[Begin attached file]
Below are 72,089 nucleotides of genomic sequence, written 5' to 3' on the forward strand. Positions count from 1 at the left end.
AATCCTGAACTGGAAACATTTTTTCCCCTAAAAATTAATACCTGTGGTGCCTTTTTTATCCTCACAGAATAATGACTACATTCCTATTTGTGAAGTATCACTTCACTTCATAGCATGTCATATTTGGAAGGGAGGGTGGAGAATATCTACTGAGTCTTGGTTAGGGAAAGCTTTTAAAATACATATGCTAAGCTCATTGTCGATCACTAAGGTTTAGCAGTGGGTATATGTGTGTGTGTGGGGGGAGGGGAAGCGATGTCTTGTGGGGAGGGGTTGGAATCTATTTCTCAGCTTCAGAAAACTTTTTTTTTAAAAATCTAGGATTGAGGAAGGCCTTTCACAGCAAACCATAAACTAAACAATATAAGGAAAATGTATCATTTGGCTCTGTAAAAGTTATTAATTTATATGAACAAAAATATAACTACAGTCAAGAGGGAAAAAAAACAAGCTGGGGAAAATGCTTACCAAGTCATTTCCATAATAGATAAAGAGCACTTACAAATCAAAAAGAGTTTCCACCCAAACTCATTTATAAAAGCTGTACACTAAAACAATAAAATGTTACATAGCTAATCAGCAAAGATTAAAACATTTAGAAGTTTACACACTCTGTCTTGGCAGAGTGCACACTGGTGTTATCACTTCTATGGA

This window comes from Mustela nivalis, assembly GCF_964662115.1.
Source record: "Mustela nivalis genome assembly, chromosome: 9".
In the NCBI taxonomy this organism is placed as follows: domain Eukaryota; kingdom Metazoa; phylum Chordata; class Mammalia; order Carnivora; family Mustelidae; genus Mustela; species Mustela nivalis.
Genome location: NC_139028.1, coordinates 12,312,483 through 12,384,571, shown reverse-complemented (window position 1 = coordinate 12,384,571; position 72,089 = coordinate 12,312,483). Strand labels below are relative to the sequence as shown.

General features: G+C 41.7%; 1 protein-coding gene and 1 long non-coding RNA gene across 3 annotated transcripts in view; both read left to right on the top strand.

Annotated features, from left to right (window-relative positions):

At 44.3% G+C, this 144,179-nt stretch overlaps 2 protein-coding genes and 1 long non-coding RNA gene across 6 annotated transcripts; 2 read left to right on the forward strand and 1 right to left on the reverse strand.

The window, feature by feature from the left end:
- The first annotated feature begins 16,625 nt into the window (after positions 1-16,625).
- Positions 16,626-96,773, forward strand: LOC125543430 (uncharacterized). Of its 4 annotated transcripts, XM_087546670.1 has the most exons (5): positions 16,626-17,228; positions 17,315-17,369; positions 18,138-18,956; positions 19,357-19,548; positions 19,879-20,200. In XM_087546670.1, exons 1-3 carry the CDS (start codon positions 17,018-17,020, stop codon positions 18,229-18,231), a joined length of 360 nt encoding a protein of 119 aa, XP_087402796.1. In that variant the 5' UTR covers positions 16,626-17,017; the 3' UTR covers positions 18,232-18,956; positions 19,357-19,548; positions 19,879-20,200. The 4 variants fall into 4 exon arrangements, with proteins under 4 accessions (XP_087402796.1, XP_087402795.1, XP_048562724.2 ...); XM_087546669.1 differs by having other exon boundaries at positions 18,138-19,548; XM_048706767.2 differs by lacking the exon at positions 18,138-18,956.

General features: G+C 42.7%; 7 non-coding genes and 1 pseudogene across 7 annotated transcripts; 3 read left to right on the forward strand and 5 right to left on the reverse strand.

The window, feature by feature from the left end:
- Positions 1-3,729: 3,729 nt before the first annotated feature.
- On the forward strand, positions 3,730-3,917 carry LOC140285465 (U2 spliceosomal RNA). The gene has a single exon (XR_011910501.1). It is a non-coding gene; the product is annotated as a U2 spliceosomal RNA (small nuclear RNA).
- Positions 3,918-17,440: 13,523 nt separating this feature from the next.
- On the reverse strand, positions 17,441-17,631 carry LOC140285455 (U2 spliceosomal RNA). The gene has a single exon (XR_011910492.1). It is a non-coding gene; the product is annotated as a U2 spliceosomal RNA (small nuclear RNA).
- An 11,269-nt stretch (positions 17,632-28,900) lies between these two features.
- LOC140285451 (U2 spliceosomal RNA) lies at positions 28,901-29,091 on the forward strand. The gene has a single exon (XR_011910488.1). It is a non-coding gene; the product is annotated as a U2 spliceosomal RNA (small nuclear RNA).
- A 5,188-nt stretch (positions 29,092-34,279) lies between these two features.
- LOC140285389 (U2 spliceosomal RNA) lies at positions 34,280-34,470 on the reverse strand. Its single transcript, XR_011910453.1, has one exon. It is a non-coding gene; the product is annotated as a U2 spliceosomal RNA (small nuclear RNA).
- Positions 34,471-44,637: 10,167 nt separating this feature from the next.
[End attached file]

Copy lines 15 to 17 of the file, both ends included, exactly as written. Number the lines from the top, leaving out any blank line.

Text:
- Positions 1-3,729: 3,729 nt before the first annotated feature.
- On the forward strand, positions 3,730-3,917 carry LOC140285465 (U2 spliceosomal RNA). The gene has a single exon (XR_011910501.1). It is a non-coding gene; the product is annotated as a U2 spliceosomal RNA (small nuclear RNA).
- Positions 3,918-17,440: 13,523 nt separating this feature from the next.